While these studies strongly suggest that herbicides are a culprit, scientists caution that colony collapse disorder is a complex phenomenon with multiple causes, ranging from the loss of wild bee habitats to the weakening of bee immune systems as a result of poor diet (commercial bees are frequently fed pesticide-laced corn syrup instead of their own honey) and also the techniques of modern beekeeping, which include the artificial insemination of queens, and the resulting loss of genetic diversity in the bee population.

Some have also pointed the finger at the pollen from genetically modified Roundup Ready corn which bees ingest, and which contains a powerful insecticide within its genetic structure. Roundup seeds are manufactured by Monsanto, and are currently planted across wide swaths of the American Midwest and elsewhere.

So with Monsanto products themselves amongst the key suspects in Colony Collapse Disorder, one might ask: Why has the multinational bought a company which has been a key player in researching this disorder as well as Israeli Acute Paralysis Virus, another scourge of bees?

Let us hope that Monsanto is as good as its word and uses this newly acquired company to boldly get to the bottom of the mystery of the disappearing bees. But if history is any guide, there is little cause for optimism. The health watchdog group “Natural Society” rated Monsanto “the worst in 2011 for its ongoing work to threaten human health and the environment.”

With its acquisition of Beeologic, the multinational has a chance to start improving its record — right? My advice, however, is don’t hold your breath!

Burlington Free Press: Despite GMO-labeling failure this year, advocates ‘hopeful for the prospects’

Joel Banner Baird
May. 11, 2012
Full Article

Burlington Free Press:Any encouraging signs from this latest session?

Lindsay Harris: Our big effort for this last session was the GMO labeling law (H. 722, requiring labeling of food that contains genetically modified organisms). That bill didn’t quite make it through.

One huge victory is that it was voted out of the House Ag committee by a 9-to-1-to-1 vote. It was a tri-partisan vote. The testimony and the debate within the committee was very thoughtful, and it was mixed — it wasn’t just a rubber stamp.

Overall, they heard a lot of significant concerns of consumers and farmers about both the human and environmental health impacts from genetically engineered food and crops.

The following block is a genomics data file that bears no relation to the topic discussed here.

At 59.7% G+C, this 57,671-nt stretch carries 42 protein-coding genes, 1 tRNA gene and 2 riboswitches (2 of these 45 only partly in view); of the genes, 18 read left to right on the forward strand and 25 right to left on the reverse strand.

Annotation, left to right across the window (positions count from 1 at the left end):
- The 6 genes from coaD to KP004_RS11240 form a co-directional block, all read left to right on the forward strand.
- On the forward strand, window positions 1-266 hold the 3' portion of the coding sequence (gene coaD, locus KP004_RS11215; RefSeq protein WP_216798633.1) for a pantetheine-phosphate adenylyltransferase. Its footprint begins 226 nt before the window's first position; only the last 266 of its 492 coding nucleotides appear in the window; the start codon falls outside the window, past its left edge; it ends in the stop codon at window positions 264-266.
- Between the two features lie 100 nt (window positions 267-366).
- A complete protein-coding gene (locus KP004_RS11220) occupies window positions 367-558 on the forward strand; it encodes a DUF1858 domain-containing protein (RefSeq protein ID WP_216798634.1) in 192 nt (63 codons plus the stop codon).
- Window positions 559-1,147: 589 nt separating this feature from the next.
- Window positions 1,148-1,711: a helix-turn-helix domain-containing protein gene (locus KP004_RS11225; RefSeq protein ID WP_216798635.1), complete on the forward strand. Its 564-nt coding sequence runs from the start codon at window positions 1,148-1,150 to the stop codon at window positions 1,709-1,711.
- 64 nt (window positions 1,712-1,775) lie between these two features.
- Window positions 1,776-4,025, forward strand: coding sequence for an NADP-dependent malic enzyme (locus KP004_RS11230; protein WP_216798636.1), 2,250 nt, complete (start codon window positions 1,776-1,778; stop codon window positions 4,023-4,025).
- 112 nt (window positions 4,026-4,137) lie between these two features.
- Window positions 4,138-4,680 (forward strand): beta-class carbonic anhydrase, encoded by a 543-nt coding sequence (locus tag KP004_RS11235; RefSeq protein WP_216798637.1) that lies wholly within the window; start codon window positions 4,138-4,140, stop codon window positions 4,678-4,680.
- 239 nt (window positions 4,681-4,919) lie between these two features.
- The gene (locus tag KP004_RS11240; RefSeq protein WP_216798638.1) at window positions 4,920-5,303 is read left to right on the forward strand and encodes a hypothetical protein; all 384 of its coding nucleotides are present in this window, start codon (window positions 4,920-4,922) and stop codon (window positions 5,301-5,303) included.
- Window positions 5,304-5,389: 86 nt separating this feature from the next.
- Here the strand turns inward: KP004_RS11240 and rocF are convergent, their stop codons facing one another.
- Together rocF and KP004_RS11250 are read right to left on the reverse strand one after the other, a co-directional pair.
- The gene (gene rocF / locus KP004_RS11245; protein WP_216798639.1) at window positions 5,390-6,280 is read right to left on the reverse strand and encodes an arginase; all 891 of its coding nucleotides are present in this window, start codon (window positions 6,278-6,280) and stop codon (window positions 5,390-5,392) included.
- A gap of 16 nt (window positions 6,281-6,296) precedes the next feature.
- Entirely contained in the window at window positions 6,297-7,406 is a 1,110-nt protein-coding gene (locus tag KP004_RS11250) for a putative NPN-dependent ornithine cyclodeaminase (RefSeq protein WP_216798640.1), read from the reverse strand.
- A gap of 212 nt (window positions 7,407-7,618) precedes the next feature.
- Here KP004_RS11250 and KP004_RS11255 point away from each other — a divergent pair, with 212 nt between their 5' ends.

BFP: So — what happened?

LH: It got a special “pass” for crossover (to the Vermont Senate) but it didn’t get out of the House Judiciary Committee in time — not because they voted down. I had a conversation about the bill with the chair of that committee, Bill Lippert(D-Hinesburg), and he was generally very supportive of it and said they just ran out of time.

BFP: That must have been a disappointment.

LH: We’re hopeful for the prospects for it next year. Even though the bill didn’t make it to the governor’s desk, it was a very successful campaign in a lot of ways. There was a hearing in the Statehouse on a weeknight, and 300 people came out. People are really passionate about this issue. One hundred and twelve people testified, and every single one of them was in favor of the legislation passing.

There was huge public support. UVM Center for Rural Studies took a poll in January and found that 97 percent of the respondents said they wanted GMO food to be labeled.

BFP: Who opposed the bill?

LH: The main opposition to it in the Legislature is that, basically Monsanto (the multinational agricultural-products corporation) is guaranteed to sue the state if it becomes law.

The governor also voiced opposition, based on the threat of a lawsuit — which is unfortunate, because we provided quite a bit of testimony, especially in House Ag, with legal experts in different areas of the field, that there was a very strong case to be made to give Vermont the right to require labeling.

There have been these other high-profile lawsuits in Vermont — around campaign finance and Vermont Yankee — things where we haven’t done so well, so I think people are sort of gun-shy, especially the governor, to get involved in another lawsuit. That’s understandable.